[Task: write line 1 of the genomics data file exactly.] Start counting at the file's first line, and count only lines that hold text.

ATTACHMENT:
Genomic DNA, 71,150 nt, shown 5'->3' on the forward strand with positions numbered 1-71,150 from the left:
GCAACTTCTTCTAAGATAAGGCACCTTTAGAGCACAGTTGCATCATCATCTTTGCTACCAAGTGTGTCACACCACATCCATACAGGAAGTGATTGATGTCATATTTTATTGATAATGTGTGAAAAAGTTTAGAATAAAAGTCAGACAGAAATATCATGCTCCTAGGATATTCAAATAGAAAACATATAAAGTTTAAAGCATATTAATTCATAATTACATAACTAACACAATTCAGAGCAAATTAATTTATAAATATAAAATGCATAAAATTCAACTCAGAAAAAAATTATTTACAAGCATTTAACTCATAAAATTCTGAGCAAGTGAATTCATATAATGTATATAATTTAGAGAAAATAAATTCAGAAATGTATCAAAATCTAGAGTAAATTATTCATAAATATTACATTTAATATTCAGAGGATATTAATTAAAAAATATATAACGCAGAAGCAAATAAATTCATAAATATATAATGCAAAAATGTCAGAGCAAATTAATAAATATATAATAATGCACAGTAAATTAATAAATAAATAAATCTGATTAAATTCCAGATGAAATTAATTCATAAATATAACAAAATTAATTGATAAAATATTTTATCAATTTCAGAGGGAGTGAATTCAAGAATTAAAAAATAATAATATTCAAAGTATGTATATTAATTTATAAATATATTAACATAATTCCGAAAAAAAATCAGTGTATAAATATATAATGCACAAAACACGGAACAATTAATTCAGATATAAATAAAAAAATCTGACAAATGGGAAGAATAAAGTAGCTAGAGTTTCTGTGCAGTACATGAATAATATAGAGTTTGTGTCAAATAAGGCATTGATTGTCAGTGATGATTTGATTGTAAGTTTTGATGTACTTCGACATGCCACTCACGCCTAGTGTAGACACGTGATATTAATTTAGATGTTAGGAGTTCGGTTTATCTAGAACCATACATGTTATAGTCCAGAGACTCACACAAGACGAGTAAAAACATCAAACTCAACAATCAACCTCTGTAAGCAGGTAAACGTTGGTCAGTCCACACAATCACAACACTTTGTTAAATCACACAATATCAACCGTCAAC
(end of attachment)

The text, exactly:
Genomic DNA, 71,150 nt, shown 5'->3' on the forward strand with positions numbered 1-71,150 from the left: